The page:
The idea of a Los Angeles Dr. Who con was born in London, at the Who Pan Opticon. And the con in California proved to be more successful than the one that was held on home turf. Opticon drew approximately 400 Britons—and most of the British fans were quite young—under 16. The Hollywood con, in contrast, drew nearly 1,000 people and most of them in the 16 to 28 year old age range.

The Gallifreyan Irregulars feel the con was extremely successful in all respects—they even met their not-insignificant costs. And now they plan to hold a three-day Dr. Who con in Los Angeles this spring (March 1 and 2 at the Hyatt Regency Hotel in downtown Los Angeles). They hope the interest and enthusiasm they have for this British science-fiction series will mushroom. And there is a good possibility it will—given half a chance. Afterall, what American SF TV show has lasted 17 years? The BBC must be doing something right!


Happy Tom Baker at Who con.

Baker with con organizer at Venice Beach.

Baker autographs photo. ALIEN cap was gift of fan.

Baker signs for con staff member at beach party.

Spelling correction: Lucy Chase Williams

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  • APA 6th ed.: Brender, Alan (issue 34 (May 1980)). America Loves The Doctor. Starlog p. 40.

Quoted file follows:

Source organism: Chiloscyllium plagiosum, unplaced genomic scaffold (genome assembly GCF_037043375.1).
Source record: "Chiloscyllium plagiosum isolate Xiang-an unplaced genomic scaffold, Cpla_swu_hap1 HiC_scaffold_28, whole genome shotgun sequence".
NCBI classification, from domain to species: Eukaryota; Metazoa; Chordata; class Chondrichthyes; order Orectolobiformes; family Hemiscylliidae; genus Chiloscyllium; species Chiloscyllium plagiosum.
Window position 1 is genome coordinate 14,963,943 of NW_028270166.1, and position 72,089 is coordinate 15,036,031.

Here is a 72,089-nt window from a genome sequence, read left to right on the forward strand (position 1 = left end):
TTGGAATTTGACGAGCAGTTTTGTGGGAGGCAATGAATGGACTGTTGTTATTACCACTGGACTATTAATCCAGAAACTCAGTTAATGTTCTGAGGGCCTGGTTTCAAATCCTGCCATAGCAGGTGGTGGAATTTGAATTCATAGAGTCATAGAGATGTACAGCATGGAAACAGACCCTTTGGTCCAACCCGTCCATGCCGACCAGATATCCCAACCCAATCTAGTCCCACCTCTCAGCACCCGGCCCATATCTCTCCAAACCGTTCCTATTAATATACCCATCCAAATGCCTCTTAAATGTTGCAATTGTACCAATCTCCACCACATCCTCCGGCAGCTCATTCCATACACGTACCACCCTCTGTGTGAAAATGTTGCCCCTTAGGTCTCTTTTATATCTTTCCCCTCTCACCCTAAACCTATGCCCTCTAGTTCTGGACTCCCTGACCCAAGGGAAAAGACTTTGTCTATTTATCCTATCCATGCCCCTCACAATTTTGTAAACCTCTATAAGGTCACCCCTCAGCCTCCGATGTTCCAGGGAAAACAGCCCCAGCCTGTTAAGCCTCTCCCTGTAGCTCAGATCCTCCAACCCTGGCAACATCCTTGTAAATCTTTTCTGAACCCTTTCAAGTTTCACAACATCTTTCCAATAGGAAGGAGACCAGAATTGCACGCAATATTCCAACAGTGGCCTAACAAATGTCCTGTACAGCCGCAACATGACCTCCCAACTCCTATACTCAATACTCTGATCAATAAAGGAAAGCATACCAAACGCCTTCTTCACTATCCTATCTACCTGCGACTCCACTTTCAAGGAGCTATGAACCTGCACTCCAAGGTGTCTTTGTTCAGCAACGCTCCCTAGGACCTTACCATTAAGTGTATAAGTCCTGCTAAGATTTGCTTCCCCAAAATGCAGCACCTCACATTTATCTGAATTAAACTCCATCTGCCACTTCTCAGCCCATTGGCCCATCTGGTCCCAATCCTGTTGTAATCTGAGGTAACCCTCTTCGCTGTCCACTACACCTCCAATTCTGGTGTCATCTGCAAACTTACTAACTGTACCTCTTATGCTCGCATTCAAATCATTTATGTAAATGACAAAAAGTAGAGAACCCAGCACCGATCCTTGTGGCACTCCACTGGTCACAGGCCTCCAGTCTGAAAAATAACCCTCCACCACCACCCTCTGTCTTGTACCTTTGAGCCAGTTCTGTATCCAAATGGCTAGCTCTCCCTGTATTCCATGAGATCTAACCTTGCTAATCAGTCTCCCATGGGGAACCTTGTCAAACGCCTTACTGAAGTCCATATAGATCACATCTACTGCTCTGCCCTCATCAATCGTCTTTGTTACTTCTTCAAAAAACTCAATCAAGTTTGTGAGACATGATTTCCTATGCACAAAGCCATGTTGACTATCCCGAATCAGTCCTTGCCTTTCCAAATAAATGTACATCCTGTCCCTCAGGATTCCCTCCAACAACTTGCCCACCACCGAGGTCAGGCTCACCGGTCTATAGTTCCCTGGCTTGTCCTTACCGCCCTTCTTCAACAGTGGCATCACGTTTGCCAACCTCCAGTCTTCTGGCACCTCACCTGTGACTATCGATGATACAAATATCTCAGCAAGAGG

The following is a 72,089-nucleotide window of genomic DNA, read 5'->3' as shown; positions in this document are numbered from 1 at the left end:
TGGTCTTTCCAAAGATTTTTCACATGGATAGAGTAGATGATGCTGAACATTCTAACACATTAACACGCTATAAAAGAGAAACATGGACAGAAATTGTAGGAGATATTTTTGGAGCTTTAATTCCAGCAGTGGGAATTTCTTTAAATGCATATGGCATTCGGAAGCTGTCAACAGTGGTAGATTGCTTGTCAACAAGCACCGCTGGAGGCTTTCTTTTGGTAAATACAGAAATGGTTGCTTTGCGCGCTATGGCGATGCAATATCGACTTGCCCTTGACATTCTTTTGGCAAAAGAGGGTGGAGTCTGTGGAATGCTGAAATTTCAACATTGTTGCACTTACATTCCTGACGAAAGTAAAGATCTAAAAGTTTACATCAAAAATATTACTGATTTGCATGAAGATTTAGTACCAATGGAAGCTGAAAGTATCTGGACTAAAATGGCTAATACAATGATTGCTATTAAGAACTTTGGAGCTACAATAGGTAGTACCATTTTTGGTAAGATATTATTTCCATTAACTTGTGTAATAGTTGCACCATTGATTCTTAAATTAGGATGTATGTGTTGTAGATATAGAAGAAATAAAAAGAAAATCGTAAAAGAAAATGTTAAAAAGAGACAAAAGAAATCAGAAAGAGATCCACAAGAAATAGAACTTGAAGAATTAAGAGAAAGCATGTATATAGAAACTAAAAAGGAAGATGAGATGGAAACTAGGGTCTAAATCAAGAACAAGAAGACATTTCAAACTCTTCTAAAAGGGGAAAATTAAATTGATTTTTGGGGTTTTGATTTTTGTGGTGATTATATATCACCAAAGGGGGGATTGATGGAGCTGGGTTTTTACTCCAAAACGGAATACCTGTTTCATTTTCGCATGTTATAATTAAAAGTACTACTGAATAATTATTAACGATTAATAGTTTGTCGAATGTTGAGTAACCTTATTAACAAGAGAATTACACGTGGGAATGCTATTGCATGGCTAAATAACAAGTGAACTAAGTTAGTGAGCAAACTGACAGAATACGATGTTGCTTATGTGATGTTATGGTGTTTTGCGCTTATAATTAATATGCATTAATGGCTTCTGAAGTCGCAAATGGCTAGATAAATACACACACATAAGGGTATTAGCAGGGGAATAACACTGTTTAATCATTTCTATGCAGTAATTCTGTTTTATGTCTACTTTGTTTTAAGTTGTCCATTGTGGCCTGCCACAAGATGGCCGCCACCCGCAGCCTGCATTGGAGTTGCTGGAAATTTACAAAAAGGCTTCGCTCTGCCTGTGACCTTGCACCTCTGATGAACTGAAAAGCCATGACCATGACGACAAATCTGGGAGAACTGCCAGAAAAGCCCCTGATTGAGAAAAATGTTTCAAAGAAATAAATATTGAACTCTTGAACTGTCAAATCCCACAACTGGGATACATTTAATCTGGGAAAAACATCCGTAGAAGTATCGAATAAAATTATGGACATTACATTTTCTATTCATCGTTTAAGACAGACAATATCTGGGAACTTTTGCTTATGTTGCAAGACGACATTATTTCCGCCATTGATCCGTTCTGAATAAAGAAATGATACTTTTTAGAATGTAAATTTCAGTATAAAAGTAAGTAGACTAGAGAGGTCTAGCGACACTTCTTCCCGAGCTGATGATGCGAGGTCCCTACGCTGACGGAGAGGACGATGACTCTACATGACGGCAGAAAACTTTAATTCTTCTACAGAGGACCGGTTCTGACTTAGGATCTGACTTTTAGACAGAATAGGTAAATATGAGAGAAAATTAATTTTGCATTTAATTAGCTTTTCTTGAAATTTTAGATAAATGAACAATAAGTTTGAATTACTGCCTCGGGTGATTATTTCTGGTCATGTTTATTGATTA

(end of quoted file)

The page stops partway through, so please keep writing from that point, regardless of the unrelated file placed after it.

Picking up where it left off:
• MLA 7th ed.: Brender, Alan. "America Loves The Doctor." Starlog [add city] issue 34 (May 1980), 40. Print.
  • Chicago 15th ed.: Brender, Alan. "America Loves The Doctor." Starlog, edition, sec., issue 34 (May 1980)
  • Turabian: Brender, Alan. "America Loves The Doctor." Starlog, issue 34 (May 1980), section, 40 edition.
  • Wikipedia (this article): <ref>{{cite news| title=America Loves The Doctor | url= | work=Starlog | pages=40 | date=issue 34 (May 1980) | via=Doctor Who Cuttings Archive | accessdate=5 December 2023 }}</ref>
  • Wikipedia (this page): <ref>{{cite web | title=America Loves The Doctor | url= | work=Doctor Who Cuttings Archive | accessdate=5 December 2023}}</ref>